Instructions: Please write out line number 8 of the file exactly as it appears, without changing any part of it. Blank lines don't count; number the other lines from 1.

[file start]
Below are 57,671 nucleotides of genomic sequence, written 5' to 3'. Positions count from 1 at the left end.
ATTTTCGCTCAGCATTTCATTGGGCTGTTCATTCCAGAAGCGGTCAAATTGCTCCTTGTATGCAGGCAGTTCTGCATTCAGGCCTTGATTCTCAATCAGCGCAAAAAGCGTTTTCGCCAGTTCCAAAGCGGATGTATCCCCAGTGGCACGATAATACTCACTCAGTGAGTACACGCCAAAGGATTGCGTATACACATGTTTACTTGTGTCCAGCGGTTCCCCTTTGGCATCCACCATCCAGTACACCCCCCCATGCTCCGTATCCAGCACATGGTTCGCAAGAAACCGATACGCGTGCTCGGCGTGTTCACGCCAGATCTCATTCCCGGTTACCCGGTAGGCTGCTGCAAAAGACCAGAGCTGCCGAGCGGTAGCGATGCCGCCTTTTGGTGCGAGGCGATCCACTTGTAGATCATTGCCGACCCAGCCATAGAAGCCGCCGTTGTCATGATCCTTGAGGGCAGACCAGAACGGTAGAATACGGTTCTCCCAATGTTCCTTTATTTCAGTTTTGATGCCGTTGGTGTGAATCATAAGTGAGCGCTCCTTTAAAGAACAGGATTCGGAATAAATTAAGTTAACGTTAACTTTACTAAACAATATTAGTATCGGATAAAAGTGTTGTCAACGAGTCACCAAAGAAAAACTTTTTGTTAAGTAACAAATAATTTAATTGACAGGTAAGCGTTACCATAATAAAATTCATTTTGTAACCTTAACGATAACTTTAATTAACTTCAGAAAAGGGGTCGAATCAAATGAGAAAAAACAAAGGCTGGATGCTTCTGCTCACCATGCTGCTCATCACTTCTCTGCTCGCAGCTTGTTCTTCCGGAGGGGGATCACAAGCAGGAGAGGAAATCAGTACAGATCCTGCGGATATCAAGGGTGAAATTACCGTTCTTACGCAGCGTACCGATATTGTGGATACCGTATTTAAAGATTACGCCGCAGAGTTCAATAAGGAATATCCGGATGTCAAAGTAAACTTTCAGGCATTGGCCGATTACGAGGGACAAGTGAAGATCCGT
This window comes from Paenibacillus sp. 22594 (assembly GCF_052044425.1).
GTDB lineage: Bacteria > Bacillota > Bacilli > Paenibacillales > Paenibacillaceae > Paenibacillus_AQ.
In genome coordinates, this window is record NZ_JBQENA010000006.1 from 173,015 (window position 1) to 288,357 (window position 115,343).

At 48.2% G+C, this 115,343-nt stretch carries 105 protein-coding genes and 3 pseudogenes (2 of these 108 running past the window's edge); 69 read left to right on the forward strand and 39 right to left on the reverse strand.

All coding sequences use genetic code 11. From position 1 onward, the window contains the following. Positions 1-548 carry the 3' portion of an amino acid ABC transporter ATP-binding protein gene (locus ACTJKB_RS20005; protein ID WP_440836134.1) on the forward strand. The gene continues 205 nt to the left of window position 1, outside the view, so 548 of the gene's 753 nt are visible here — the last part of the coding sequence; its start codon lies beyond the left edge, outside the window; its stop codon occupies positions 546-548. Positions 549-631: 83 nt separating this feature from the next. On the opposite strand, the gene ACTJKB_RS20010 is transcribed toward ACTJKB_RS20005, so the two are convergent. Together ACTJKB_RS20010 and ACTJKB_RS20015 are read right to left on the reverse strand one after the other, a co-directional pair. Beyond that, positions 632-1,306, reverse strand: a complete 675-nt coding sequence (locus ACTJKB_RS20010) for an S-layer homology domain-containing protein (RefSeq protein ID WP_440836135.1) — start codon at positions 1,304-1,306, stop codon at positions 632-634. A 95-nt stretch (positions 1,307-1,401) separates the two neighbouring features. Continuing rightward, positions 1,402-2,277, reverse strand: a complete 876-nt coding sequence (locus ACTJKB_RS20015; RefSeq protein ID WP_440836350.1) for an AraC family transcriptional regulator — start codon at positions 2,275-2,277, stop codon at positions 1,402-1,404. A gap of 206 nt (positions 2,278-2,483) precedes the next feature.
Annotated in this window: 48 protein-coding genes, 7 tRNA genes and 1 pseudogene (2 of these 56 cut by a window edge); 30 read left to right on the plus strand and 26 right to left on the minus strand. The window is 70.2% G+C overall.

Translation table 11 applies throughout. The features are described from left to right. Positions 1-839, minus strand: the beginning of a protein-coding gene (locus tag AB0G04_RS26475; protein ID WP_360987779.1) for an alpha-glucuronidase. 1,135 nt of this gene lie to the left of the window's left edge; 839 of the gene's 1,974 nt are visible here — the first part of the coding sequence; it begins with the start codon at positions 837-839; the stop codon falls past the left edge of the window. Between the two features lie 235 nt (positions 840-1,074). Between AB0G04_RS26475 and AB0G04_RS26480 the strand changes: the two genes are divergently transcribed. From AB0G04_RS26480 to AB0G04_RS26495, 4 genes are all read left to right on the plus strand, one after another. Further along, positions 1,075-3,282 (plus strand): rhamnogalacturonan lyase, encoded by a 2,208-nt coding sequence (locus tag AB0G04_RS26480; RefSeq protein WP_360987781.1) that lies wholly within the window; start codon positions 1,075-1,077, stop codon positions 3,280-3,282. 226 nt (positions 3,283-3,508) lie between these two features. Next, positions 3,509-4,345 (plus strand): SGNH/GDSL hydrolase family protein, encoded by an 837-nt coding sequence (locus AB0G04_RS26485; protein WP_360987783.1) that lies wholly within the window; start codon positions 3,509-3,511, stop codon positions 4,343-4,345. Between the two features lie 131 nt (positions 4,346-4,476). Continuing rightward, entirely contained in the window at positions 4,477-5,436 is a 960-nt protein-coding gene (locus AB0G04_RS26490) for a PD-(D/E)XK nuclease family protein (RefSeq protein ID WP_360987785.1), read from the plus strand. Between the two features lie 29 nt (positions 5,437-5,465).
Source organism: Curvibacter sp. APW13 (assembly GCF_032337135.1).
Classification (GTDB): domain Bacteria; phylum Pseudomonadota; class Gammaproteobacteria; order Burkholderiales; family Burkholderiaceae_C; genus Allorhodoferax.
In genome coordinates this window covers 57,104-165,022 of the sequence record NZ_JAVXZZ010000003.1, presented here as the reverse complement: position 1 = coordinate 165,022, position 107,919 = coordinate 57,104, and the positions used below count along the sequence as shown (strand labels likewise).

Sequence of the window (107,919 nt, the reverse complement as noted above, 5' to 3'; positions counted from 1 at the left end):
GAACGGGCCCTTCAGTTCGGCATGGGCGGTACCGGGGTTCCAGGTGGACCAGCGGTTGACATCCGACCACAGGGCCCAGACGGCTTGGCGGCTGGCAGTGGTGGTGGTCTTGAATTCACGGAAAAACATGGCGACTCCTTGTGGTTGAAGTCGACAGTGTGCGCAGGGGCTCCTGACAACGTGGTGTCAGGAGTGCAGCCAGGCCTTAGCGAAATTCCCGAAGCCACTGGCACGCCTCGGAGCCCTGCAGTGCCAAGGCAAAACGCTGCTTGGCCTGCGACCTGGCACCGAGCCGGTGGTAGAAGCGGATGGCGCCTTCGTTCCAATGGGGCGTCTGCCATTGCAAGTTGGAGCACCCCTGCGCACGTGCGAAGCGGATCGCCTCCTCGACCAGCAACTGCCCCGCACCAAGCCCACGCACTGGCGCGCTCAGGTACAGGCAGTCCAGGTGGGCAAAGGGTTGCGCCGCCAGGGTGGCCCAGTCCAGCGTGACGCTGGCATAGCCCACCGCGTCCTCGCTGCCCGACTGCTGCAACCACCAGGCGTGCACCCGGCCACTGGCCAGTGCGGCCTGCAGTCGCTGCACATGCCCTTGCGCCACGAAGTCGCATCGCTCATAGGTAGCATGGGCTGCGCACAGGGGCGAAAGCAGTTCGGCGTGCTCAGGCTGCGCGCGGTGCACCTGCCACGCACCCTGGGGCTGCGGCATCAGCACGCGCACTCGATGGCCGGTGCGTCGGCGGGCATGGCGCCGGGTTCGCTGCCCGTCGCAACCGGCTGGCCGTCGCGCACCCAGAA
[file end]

Annotated in this window: 48 protein-coding genes, 7 tRNA genes and 1 pseudogene (2 of these 56 cut by a window edge); 30 read left to right on the plus strand and 26 right to left on the minus strand. The window is 70.2% G+C overall.